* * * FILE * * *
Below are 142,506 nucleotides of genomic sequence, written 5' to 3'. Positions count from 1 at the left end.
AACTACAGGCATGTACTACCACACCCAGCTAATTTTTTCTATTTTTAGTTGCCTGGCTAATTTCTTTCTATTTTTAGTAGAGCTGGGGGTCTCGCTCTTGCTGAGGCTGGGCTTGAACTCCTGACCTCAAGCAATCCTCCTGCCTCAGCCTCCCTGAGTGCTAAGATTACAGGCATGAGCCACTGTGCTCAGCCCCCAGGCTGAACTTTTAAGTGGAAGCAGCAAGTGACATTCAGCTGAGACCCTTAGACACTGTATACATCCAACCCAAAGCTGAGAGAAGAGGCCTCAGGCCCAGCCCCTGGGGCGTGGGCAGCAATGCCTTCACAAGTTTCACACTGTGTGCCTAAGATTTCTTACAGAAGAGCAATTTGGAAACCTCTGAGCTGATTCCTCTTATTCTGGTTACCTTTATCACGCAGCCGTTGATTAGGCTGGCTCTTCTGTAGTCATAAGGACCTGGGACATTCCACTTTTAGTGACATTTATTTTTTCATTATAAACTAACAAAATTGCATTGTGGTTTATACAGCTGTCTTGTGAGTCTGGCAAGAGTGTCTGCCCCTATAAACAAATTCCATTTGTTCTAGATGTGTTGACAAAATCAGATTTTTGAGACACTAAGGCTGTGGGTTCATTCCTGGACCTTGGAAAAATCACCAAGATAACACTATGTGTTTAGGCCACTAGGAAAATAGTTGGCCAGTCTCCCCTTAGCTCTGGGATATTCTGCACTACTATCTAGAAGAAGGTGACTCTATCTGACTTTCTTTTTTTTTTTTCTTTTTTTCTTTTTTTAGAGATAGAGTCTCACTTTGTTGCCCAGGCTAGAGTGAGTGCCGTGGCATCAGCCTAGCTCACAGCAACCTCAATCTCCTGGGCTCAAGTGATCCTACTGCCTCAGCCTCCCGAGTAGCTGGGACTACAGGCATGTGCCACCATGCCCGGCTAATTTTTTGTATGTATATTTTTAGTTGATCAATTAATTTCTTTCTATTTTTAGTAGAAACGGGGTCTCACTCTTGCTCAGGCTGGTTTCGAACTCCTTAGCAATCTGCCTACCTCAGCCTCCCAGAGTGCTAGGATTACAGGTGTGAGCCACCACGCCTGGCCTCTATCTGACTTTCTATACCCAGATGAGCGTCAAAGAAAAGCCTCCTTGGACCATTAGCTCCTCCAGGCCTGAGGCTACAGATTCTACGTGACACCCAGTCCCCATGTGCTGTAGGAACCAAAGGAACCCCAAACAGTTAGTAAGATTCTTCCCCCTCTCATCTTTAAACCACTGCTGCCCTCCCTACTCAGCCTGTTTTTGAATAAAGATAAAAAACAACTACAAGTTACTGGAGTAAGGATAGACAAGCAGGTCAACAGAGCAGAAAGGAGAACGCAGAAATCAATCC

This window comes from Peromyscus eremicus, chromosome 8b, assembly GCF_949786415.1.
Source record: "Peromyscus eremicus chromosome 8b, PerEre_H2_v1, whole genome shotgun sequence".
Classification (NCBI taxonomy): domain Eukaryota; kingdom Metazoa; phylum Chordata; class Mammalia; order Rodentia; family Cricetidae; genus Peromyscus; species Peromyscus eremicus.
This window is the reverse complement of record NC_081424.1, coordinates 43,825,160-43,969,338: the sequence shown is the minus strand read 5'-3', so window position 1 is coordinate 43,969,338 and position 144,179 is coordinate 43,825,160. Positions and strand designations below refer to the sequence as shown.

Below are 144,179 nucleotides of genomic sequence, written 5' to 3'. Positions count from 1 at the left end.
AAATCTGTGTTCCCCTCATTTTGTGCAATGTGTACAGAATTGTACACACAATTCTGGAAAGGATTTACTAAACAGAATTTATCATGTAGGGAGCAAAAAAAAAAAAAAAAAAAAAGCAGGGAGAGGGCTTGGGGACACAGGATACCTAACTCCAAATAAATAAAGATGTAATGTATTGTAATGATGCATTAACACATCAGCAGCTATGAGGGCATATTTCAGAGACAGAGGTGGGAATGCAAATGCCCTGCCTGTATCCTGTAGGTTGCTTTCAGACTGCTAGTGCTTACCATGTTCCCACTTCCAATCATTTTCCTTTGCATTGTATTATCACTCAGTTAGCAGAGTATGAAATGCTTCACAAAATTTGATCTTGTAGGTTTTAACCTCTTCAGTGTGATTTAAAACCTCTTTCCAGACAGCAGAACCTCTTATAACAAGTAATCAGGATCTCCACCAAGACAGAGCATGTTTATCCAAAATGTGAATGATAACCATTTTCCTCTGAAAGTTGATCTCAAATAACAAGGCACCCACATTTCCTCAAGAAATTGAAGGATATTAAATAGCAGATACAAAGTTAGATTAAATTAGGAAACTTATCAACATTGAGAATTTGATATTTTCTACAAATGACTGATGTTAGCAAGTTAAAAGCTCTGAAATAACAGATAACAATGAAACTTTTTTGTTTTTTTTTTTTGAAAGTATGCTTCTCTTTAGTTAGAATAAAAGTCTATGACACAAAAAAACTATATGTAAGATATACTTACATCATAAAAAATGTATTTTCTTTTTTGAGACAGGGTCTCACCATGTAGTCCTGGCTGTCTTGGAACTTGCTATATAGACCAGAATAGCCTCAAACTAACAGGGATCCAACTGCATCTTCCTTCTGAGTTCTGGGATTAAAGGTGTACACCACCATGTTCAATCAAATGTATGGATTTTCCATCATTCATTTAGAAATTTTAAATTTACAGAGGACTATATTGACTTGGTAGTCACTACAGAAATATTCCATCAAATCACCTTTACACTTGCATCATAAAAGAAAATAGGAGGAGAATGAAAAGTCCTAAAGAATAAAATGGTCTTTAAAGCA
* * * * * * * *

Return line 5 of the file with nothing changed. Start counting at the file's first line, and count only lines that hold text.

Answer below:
Classification (NCBI taxonomy): domain Eukaryota; kingdom Metazoa; phylum Chordata; class Mammalia; order Rodentia; family Cricetidae; genus Peromyscus; species Peromyscus eremicus.